Sara Hsu

Rebuilding war-torn Syria might cost around US$250 billion and China raised its hand to participate. Financial analyst Sara Hsu figures out what it behind that offer, while the rest of the world tries to steer clear from Syria, for Triple Crisis. China sees some clear interests, she writes.

Sara Hsu:

China’s choice to fund Syrian reconstruction also appears to be economically motivated, in large part because Syria provides an important pathway along China’s Silk Road. On the ancient Silk Road, the city of Aleppo acted as a key market for buying and selling international goods, and the west coast of the country continues to provide access to the Mediterranean Sea. At present, Syria has the potential to be an important logistics hub. Not only that, but the construction of infrastructure itself will generate income for Chinese firms that have shown interest in taking part. This will aid Chinese firms, especially since the Asian nation is going through a period of slowing economic growth that has led to lower rates of infrastructure investment.

In addition, serious security will help ensure that Chinese investments in the region will remain intact. Some of these are located in Egypt, Iran, Turkey, and Saudi Arabia. The region is essential to Chinese investment in energy and infrastructure, and is viewed as an important crossroads between Asia and Europe. The security of this region can help to stabilize Xinjiang, home to Uighur separatists that China views as a threat to security and an important node on China’s new belt and road.

The U.S., Europe, and Gulf Arab allies are steering clear of funding reconstruction in Syria, as they believe that the wrong side won the Civil War. These nations have called for Assad’s departure as a precondition for receiving reconstruction aid, as they believe Assad is responsible for myriad atrocities carried out on his own people. The U.S. took the side of moderate Syrian rebels. For his part, Assad has stated he will reject aid from nations that supported the opposition during the war. Syria has received aid from Iran, Russia, and China, and will likely continue to do so.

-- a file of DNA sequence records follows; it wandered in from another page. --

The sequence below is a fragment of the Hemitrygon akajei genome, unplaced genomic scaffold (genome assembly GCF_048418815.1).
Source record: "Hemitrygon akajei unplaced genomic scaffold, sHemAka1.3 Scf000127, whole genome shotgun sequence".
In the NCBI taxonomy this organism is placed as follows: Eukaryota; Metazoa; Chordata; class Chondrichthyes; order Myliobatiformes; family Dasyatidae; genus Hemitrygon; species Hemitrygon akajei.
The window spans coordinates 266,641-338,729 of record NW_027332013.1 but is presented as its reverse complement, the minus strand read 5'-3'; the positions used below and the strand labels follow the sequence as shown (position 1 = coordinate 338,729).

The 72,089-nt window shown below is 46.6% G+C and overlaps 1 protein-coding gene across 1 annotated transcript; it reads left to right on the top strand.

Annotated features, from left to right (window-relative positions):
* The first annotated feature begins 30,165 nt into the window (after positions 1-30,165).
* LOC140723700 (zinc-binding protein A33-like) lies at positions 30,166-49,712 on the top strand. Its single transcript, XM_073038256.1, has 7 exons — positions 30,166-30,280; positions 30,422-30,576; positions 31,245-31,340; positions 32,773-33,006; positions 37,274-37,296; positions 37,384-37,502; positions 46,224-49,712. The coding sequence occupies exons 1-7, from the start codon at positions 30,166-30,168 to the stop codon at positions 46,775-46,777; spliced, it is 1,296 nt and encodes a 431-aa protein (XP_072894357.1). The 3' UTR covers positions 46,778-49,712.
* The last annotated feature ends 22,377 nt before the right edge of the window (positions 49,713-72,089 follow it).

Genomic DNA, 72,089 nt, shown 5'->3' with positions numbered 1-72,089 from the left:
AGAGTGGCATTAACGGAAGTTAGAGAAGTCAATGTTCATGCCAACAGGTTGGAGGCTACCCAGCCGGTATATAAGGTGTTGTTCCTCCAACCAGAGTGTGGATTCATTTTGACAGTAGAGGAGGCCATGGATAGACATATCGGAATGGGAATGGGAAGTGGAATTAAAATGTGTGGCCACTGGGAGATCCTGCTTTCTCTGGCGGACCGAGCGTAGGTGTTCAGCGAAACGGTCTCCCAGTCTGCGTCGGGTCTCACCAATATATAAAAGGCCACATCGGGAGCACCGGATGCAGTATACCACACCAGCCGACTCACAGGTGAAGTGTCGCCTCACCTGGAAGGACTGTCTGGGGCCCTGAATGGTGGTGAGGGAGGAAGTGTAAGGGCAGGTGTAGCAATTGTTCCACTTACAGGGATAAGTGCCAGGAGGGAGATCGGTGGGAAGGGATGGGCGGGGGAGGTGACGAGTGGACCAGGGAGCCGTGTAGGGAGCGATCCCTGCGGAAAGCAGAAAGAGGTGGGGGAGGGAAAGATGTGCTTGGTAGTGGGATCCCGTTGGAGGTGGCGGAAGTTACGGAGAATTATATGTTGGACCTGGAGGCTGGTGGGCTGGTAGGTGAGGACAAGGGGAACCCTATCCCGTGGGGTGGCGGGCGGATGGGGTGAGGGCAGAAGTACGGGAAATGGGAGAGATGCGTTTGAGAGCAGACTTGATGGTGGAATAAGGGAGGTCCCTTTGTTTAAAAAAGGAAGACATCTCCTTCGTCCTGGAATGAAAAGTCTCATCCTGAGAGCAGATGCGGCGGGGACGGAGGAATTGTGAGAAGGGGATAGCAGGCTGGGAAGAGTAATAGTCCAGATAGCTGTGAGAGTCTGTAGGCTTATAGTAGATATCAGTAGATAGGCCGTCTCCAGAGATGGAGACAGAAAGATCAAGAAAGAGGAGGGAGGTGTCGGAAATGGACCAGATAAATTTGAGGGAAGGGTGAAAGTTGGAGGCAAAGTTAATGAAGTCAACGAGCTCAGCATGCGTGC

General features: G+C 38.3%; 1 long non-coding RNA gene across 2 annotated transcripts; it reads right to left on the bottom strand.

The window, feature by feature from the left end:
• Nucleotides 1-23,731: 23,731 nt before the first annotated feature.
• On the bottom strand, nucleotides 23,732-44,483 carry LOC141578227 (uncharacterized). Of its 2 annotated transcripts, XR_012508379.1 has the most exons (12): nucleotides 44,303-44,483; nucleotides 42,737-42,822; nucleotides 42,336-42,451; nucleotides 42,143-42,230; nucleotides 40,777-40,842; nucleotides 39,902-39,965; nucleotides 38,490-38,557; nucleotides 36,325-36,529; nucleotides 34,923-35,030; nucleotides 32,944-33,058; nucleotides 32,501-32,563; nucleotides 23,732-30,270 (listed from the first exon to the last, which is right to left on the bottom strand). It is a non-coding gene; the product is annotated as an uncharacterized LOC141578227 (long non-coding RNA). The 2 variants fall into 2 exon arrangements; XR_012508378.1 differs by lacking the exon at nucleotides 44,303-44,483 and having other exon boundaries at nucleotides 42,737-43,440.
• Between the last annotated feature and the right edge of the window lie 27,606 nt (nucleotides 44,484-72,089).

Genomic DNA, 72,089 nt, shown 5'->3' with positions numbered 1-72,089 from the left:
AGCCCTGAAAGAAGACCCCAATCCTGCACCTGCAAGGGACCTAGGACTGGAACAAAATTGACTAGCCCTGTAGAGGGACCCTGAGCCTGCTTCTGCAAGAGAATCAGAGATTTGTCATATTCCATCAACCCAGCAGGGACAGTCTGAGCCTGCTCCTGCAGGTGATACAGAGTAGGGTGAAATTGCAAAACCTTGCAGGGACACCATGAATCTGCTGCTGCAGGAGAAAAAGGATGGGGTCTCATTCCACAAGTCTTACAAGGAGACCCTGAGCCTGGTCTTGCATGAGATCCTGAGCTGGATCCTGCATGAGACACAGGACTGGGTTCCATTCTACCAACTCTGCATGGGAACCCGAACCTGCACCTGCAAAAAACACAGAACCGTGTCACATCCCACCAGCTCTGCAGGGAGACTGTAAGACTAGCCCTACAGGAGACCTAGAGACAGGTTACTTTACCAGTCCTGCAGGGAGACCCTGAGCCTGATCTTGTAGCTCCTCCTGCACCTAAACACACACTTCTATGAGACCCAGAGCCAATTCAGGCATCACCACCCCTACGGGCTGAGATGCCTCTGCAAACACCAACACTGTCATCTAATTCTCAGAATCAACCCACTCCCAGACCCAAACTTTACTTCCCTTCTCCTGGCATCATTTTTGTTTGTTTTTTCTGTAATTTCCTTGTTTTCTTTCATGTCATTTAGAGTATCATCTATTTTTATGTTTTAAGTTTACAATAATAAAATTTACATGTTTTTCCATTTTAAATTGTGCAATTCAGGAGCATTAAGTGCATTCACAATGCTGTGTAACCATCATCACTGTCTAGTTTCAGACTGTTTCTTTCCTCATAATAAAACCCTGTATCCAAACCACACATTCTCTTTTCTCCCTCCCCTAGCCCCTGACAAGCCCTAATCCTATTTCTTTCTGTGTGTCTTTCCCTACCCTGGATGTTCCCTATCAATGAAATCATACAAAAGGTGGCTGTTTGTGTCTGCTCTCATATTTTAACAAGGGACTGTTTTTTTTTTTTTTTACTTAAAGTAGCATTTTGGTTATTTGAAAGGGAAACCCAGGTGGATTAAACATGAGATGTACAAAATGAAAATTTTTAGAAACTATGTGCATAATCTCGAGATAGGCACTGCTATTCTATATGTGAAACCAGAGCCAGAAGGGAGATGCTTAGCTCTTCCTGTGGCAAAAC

Despite the opposition of the West against Assad, China’s decision to support the current Syrian government does not appear to be motivated by anti-Western sentiment or the desire to compete for influence with the United States. There are those who rally around the Chinese flag due to opposition to the United States, for sure, but these include less powerful nations, like Syria or Iran, that are politically and/or ideologically opposed to U.S. hegemony in the region and in the world.

In conclusion, China’s position of support for Assad’s Syria underscores its security and economic interests in the region. While any measure of support for a particular regime may be viewed as political, China is attempting to refrain from engaging in directly political activities in the country and in the Middle Eastern region. China’s aim is to make economic gains through One Belt One Road, employing its own firms in the construction of much-needed infrastructure, and attempting to ensure security in order to do so. While the West may dislike China’s support of the Assad regime, China’s involvement in the reconstruction process is likely to bolster its role in the Middle East and strengthen its global soft power going forward.

More at Triple Crisis.

Sara Hsu is a speaker at the China Speakers Bureau. Do you need her at your meeting or conference? Do get in touch or fill in our speakers’ request form.

Are you looking for more experts on China’s One Belt, One Road program? Do check out this list.


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